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Volume 16, issue 17
Atmos. Chem. Phys., 16, 10985–11000, 2016
https://doi.org/10.5194/acp-16-10985-2016
© Author(s) 2016. This work is distributed under
the Creative Commons Attribution 3.0 License.
Atmos. Chem. Phys., 16, 10985–11000, 2016
https://doi.org/10.5194/acp-16-10985-2016
© Author(s) 2016. This work is distributed under
the Creative Commons Attribution 3.0 License.

Research article 06 Sep 2016

Research article | 06 Sep 2016

Observation of atmospheric peroxides during Wangdu Campaign 2014 at a rural site in the North China Plain

Yin Wang, Zhongming Chen, Qinqin Wu, Hao Liang, Liubin Huang, Huan Li, Keding Lu, Yusheng Wu, Huabin Dong, Limin Zeng, and Yuanhang Zhang Yin Wang et al.
  • State Key Laboratory of Environmental Simulation and Pollution Control, College of Environmental Sciences and Engineering, Peking University, Beijing 100871, China

Abstract. Measurements of atmospheric peroxides were made during Wangdu Campaign 2014 at Wangdu, a rural site in the North China Plain (NCP) in summer 2014. The predominant peroxides were detected to be hydrogen peroxide (H2O2), methyl hydroperoxide (MHP) and peroxyacetic acid (PAA). The observed H2O2 reached up to 11.3 ppbv, which was the highest value compared with previous observations in China at summer time. A box model simulation based on the Master Chemical Mechanism and constrained by the simultaneous observations of physical parameters and chemical species was performed to explore the chemical budget of atmospheric peroxides. Photochemical oxidation of alkenes was found to be the major secondary formation pathway of atmospheric peroxides, while contributions from alkanes and aromatics were of minor importance. The comparison of modeled and measured peroxide concentrations revealed an underestimation during biomass burning events and an overestimation on haze days, which were ascribed to the direct production of peroxides from biomass burning and the heterogeneous uptake of peroxides by aerosols, respectively. The strengths of the primary emissions from biomass burning were on the same order of the known secondary production rates of atmospheric peroxides during the biomass burning events. The heterogeneous process on aerosol particles was suggested to be the predominant sink for atmospheric peroxides. The atmospheric lifetime of peroxides on haze days in summer in the NCP was about 2–3 h, which is in good agreement with the laboratory studies. Further comprehensive investigations are necessary to better understand the impact of biomass burning and heterogeneous uptake on the concentration of peroxides in the atmosphere.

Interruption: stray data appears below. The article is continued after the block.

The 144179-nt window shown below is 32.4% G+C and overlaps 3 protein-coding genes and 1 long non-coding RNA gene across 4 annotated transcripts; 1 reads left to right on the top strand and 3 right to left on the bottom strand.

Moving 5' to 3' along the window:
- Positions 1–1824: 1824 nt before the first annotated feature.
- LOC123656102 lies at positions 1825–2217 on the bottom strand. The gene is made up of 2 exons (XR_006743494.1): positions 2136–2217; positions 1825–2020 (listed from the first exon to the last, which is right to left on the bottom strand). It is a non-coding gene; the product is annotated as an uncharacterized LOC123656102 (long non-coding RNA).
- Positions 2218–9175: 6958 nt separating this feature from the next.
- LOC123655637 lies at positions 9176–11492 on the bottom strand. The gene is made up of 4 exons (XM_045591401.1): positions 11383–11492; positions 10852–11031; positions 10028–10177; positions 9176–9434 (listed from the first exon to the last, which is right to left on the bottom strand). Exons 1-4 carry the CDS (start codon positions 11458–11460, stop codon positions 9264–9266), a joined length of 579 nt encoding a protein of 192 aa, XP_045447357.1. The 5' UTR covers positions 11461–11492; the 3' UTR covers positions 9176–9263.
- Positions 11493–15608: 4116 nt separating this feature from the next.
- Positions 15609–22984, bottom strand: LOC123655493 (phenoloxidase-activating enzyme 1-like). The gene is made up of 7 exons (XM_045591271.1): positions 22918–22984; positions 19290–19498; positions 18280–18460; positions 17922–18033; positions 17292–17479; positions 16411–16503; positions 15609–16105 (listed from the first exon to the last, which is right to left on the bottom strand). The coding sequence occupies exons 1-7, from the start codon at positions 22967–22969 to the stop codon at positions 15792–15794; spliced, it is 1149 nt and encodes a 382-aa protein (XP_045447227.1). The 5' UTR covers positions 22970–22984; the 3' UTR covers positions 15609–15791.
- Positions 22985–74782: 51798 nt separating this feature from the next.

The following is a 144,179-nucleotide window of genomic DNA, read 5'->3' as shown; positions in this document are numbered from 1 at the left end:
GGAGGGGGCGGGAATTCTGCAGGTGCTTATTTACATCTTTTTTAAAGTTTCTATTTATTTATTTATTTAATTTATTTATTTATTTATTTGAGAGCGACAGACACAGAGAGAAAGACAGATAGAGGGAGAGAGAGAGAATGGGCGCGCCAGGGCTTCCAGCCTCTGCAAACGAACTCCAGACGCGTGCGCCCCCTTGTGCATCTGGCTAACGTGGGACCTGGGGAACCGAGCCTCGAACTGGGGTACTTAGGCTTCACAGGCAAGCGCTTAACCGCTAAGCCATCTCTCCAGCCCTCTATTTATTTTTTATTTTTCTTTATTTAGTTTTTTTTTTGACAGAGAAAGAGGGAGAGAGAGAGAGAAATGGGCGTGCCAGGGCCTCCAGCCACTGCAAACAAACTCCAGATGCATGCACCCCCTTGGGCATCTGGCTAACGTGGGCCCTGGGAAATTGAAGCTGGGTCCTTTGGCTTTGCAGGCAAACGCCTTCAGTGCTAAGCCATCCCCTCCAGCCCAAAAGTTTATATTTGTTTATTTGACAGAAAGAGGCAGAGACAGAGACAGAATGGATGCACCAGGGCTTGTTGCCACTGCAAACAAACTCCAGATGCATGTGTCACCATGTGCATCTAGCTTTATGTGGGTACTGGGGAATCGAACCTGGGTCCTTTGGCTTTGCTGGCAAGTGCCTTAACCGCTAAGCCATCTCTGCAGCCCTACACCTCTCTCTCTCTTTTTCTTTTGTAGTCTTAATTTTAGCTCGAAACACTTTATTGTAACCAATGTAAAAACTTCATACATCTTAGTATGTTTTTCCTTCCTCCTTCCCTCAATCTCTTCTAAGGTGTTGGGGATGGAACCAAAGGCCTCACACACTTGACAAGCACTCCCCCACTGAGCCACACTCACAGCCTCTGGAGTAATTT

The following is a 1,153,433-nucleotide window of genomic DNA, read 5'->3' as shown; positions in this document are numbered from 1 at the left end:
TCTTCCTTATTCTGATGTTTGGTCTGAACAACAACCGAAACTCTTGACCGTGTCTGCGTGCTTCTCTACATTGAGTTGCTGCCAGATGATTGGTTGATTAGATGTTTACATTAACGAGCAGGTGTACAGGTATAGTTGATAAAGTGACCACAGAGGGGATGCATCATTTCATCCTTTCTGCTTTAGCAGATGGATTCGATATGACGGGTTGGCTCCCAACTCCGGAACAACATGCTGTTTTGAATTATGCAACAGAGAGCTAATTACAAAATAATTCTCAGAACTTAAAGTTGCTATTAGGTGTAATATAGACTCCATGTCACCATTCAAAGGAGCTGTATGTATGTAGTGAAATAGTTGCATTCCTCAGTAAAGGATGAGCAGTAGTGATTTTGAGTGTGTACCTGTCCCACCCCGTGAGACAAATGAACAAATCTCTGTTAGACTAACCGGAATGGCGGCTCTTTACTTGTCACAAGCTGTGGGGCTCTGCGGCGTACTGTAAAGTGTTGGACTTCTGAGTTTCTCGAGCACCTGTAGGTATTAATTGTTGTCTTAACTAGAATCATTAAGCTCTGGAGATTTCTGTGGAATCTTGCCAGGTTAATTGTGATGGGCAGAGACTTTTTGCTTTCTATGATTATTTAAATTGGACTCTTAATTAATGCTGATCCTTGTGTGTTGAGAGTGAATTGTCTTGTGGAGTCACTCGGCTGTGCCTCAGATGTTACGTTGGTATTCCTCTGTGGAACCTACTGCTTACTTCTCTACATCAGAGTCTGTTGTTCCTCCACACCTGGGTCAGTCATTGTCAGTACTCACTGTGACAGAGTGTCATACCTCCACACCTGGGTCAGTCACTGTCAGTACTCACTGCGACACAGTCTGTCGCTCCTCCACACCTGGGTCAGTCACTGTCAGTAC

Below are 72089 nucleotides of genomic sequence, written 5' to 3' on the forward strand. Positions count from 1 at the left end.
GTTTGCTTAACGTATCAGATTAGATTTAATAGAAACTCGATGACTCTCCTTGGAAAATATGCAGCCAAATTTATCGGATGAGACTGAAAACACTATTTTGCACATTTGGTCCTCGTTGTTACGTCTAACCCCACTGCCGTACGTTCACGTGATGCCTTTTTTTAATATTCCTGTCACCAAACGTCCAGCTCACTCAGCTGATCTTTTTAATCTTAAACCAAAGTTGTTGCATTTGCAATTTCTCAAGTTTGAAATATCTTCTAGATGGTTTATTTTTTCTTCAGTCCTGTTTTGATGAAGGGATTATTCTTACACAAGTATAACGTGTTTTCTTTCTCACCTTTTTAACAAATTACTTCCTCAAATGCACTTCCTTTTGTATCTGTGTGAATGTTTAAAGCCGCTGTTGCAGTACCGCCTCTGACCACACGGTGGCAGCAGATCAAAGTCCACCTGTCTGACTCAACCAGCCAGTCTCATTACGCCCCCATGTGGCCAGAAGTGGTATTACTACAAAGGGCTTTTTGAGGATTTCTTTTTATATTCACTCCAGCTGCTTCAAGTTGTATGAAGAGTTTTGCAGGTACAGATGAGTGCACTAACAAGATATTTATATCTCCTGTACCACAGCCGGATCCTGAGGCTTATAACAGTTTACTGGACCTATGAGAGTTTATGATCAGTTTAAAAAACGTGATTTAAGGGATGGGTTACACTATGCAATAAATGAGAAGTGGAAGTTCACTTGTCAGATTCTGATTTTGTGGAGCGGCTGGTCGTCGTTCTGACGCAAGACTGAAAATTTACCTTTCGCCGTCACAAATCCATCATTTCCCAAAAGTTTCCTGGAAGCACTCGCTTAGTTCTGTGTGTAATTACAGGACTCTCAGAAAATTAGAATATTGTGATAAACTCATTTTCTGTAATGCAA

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Comparison of modeled and measured peroxide concentrations at a rural site in the summer North China Plain demonstrated an underestimation during biomass burning events and an overestimation on haze days, which were related to the direct production of peroxides from biomass burning and the heterogeneous uptake of peroxides by aerosols, respectively. Our findings are of great significance for comprehensively understanding the chemical budget of atmospheric peroxides in detail.
Comparison of modeled and measured peroxide concentrations at a rural site in the summer North...
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